There are two main distinctions for bacteria which we define as gram-positive and gram-negative bacteria.

We use this distinction to group the various types of bacteria by how the look and behave. All commonly occurring bacteria fall under these two categories. Suffice to say we identify bacteria in the lab with a simple test that we use as a broad category to determine which bacteria we are looking at. This test is known as a Gram stain. This means that there are two main types of bacteria that look and behave differently from each other. With this method we are able to see bacteria under the microscope.

This test also helps us see the shape of the bacteria. There are three shapes, bacilli (rod-shaped), cocci (circular), and spirilla (corkscrew shaped).

What Do Bacteria Need to Survive?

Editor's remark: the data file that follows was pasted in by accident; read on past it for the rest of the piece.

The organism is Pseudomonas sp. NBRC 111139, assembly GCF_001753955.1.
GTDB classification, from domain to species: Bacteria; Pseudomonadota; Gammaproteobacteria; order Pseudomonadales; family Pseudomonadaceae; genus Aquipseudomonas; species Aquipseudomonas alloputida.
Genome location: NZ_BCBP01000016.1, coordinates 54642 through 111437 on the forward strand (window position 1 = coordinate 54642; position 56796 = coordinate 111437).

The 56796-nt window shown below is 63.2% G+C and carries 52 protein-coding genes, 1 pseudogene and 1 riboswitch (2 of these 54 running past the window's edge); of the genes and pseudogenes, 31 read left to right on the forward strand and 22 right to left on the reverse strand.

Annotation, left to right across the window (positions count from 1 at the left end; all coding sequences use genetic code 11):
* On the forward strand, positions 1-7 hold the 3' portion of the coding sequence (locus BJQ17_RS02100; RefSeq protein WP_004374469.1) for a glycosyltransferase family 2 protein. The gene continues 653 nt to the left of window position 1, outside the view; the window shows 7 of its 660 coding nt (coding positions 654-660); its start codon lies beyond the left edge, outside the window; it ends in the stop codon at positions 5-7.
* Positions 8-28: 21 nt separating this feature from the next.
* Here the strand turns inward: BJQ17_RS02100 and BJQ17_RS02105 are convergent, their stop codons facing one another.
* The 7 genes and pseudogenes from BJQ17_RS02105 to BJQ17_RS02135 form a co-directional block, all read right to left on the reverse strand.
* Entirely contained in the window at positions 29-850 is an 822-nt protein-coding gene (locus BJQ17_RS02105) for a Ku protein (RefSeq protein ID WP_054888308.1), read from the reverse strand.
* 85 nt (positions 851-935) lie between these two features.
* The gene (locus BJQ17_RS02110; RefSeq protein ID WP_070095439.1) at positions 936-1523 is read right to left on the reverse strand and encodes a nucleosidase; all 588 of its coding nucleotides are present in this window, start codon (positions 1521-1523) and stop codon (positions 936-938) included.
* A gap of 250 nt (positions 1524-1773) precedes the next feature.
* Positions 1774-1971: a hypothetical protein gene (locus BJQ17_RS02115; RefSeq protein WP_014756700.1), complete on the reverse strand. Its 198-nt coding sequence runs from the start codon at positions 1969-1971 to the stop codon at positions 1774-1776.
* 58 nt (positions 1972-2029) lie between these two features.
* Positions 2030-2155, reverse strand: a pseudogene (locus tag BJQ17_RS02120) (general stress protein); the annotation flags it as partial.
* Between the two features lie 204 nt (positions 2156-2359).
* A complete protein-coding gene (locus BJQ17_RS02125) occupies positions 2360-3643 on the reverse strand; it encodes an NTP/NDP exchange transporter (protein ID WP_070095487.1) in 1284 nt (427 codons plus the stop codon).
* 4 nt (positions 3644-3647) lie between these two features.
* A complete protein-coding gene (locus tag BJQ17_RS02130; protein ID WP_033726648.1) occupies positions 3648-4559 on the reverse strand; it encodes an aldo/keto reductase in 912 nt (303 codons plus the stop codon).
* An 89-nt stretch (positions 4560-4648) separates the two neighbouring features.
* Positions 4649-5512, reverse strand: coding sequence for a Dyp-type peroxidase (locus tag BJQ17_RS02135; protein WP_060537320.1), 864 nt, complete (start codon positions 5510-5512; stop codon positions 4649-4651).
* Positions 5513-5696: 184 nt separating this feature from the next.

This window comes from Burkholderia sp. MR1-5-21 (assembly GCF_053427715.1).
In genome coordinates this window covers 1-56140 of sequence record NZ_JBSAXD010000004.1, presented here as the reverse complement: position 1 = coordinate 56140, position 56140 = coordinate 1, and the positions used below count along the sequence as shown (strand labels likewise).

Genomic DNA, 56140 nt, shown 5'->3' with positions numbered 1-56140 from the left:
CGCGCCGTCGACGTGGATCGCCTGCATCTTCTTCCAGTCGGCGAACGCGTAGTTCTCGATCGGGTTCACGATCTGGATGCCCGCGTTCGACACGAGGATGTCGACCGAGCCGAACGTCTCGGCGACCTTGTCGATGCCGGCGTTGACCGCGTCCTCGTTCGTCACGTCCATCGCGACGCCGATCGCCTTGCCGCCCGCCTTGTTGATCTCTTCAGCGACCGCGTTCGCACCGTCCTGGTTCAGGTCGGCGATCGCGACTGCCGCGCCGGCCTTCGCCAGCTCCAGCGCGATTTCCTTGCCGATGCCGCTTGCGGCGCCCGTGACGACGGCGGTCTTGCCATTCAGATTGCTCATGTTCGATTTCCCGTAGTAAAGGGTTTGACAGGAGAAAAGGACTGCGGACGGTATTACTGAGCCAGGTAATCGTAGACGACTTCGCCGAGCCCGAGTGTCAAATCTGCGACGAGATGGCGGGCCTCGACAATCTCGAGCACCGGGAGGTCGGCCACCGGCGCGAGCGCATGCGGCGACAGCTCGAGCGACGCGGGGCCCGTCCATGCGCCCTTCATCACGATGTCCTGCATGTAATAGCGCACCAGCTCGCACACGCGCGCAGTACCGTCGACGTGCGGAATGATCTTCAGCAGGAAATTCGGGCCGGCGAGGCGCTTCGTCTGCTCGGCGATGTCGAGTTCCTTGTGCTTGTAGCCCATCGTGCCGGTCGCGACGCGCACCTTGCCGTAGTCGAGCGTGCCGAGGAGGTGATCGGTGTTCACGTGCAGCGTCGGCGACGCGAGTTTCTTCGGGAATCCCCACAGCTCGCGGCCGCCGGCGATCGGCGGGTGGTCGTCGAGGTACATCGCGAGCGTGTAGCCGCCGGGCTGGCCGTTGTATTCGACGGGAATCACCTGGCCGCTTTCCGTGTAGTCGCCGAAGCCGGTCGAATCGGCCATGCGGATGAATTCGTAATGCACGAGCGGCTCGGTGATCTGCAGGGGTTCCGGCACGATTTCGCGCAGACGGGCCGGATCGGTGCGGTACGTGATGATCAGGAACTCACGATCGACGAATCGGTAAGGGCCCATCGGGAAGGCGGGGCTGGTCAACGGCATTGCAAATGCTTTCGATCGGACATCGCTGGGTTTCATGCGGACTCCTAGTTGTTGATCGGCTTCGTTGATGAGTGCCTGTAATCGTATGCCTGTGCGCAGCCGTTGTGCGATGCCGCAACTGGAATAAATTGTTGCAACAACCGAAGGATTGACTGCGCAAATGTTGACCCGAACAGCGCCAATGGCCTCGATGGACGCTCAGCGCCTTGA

There are 6 elements in the environment that allow bacteria to grow and survive:

Temperature

Moisture Content

pH

Nutrient Content

Oxygen

Time

Temperature

In general (with bacteria there are always exceptions) we see that bacteria can survive in a very large temperature ranges. Bacteria can live between 0 to 60 °Celsius (32 – 122 °Fahrenheit), however on a human associated level they grow at their best between 20 and 45 °Celsius (68 – 113 ° Fahrenheit).

This is because the bacteria that we are concerned with have adapted to our internal bodies, in order to infect and contaminate our bodies. Therefore the absolute best temperature is 37 ° C (98 ° F).

Moisture (Water activity)

Bacteria can grow mostly in moisture rich environments. In food, bacteria love moisture rich conditions. Water activity means how much water is available in a food product. Such an example would be cucumbers, there is a high availability of water in cucumbers, lettuce and celery (95%). When compared to dried spices (5 – 50%). Most bacteria need at least 80% water to survive.

Nutrient content